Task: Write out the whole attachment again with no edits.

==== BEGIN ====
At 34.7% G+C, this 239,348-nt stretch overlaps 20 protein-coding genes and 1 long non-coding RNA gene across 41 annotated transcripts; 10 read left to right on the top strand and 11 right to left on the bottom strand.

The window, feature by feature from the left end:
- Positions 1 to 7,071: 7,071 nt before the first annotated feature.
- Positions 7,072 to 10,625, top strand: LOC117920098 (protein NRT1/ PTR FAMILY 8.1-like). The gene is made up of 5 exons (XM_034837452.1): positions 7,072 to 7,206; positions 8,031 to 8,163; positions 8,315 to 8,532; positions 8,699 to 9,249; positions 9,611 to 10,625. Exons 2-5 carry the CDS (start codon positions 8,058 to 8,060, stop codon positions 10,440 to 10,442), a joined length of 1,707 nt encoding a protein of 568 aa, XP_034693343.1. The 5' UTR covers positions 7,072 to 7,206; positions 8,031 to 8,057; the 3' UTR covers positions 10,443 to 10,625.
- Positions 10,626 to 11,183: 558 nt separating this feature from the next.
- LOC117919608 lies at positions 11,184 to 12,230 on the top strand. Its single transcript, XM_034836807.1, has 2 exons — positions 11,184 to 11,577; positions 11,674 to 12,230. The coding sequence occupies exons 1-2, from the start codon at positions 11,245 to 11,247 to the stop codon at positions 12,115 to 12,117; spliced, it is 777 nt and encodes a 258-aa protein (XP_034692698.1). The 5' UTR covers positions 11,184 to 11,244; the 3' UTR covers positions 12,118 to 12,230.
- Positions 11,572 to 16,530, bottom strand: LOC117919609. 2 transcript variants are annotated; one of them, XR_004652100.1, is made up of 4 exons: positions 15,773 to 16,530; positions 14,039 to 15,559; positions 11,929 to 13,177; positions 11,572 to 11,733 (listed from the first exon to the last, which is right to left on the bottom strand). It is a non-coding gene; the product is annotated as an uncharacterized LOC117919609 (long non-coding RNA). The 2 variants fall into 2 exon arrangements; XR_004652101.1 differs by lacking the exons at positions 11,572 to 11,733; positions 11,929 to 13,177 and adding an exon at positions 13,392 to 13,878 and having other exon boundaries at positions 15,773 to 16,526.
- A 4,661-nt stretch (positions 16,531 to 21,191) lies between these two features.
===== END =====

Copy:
At 34.7% G+C, this 239,348-nt stretch overlaps 20 protein-coding genes and 1 long non-coding RNA gene across 41 annotated transcripts; 10 read left to right on the top strand and 11 right to left on the bottom strand.

The window, feature by feature from the left end:
- Positions 1 to 7,071: 7,071 nt before the first annotated feature.
- Positions 7,072 to 10,625, top strand: LOC117920098 (protein NRT1/ PTR FAMILY 8.1-like). The gene is made up of 5 exons (XM_034837452.1): positions 7,072 to 7,206; positions 8,031 to 8,163; positions 8,315 to 8,532; positions 8,699 to 9,249; positions 9,611 to 10,625. Exons 2-5 carry the CDS (start codon positions 8,058 to 8,060, stop codon positions 10,440 to 10,442), a joined length of 1,707 nt encoding a protein of 568 aa, XP_034693343.1. The 5' UTR covers positions 7,072 to 7,206; positions 8,031 to 8,057; the 3' UTR covers positions 10,443 to 10,625.
- Positions 10,626 to 11,183: 558 nt separating this feature from the next.
- LOC117919608 lies at positions 11,184 to 12,230 on the top strand. Its single transcript, XM_034836807.1, has 2 exons — positions 11,184 to 11,577; positions 11,674 to 12,230. The coding sequence occupies exons 1-2, from the start codon at positions 11,245 to 11,247 to the stop codon at positions 12,115 to 12,117; spliced, it is 777 nt and encodes a 258-aa protein (XP_034692698.1). The 5' UTR covers positions 11,184 to 11,244; the 3' UTR covers positions 12,118 to 12,230.
- Positions 11,572 to 16,530, bottom strand: LOC117919609. 2 transcript variants are annotated; one of them, XR_004652100.1, is made up of 4 exons: positions 15,773 to 16,530; positions 14,039 to 15,559; positions 11,929 to 13,177; positions 11,572 to 11,733 (listed from the first exon to the last, which is right to left on the bottom strand). It is a non-coding gene; the product is annotated as an uncharacterized LOC117919609 (long non-coding RNA). The 2 variants fall into 2 exon arrangements; XR_004652101.1 differs by lacking the exons at positions 11,572 to 11,733; positions 11,929 to 13,177 and adding an exon at positions 13,392 to 13,878 and having other exon boundaries at positions 15,773 to 16,526.
- A 4,661-nt stretch (positions 16,531 to 21,191) lies between these two features.